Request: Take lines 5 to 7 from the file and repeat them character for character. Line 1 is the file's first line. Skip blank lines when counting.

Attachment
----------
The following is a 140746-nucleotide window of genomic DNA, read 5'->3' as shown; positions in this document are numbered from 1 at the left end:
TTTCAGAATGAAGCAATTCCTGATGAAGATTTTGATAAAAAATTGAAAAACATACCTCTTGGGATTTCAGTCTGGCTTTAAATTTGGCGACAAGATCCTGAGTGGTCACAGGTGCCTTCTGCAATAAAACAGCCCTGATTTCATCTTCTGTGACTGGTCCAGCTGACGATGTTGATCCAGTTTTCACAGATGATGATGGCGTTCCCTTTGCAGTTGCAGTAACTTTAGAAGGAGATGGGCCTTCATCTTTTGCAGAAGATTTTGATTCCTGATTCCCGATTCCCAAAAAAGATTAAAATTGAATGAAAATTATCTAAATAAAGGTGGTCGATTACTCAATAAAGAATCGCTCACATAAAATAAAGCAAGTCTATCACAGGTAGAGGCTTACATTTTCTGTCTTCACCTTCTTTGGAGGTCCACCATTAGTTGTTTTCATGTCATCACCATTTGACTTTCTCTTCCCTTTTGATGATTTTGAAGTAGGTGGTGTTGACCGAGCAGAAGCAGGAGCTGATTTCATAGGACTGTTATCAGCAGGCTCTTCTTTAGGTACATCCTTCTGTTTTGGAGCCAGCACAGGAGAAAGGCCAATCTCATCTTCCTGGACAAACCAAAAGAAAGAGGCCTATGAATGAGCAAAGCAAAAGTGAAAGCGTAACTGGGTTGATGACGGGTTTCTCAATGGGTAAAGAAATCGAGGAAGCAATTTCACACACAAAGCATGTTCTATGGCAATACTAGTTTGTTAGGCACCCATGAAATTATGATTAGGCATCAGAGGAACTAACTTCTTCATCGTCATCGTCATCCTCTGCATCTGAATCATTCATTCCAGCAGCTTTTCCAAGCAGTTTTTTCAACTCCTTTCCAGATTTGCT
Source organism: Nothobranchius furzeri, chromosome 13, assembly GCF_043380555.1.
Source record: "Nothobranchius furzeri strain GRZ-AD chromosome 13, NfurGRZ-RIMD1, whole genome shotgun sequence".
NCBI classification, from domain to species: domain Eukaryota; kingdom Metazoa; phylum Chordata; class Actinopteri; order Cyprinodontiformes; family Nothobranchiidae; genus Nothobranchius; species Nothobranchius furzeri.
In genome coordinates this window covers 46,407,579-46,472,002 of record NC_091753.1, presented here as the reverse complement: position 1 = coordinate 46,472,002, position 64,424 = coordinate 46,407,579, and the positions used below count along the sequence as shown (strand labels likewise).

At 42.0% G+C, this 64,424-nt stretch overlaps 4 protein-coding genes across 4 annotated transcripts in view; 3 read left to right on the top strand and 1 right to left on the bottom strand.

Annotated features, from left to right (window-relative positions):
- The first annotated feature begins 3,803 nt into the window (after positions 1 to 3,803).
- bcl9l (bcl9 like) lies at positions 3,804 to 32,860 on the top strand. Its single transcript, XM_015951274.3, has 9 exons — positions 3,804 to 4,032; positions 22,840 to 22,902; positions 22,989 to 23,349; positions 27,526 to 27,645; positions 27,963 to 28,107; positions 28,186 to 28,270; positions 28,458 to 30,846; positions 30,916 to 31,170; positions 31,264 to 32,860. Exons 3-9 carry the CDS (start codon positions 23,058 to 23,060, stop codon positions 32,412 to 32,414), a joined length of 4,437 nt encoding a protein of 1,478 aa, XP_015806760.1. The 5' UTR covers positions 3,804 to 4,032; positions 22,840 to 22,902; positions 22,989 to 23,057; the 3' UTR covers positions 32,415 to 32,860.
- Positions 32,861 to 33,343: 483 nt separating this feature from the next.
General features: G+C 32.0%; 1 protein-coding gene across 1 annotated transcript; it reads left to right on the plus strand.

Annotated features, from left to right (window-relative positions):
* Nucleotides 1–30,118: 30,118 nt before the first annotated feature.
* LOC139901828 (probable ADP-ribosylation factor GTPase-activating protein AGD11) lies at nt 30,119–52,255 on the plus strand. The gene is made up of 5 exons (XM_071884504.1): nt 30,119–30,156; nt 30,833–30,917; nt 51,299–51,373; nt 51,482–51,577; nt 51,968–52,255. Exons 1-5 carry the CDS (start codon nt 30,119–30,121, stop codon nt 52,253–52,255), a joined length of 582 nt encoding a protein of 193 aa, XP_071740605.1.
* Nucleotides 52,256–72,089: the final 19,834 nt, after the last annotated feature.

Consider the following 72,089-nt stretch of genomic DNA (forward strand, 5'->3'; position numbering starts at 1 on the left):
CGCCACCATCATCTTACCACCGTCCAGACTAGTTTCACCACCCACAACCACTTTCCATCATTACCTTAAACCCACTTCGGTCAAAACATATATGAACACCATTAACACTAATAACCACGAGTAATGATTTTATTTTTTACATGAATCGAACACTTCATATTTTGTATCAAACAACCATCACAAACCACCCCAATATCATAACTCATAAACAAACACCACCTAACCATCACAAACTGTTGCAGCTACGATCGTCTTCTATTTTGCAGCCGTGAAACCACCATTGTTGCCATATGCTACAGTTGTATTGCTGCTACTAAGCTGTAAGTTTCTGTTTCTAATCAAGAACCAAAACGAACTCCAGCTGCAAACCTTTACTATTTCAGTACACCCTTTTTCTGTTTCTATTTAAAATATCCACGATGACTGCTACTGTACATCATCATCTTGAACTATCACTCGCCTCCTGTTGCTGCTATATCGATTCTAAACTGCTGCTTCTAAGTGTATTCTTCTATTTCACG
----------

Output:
NCBI classification, from domain to species: domain Eukaryota; kingdom Metazoa; phylum Chordata; class Actinopteri; order Cyprinodontiformes; family Nothobranchiidae; genus Nothobranchius; species Nothobranchius furzeri.
In genome coordinates this window covers 46,407,579-46,472,002 of record NC_091753.1, presented here as the reverse complement: position 1 = coordinate 46,472,002, position 64,424 = coordinate 46,407,579, and the positions used below count along the sequence as shown (strand labels likewise).

At 42.0% G+C, this 64,424-nt stretch overlaps 4 protein-coding genes across 4 annotated transcripts in view; 3 read left to right on the top strand and 1 right to left on the bottom strand.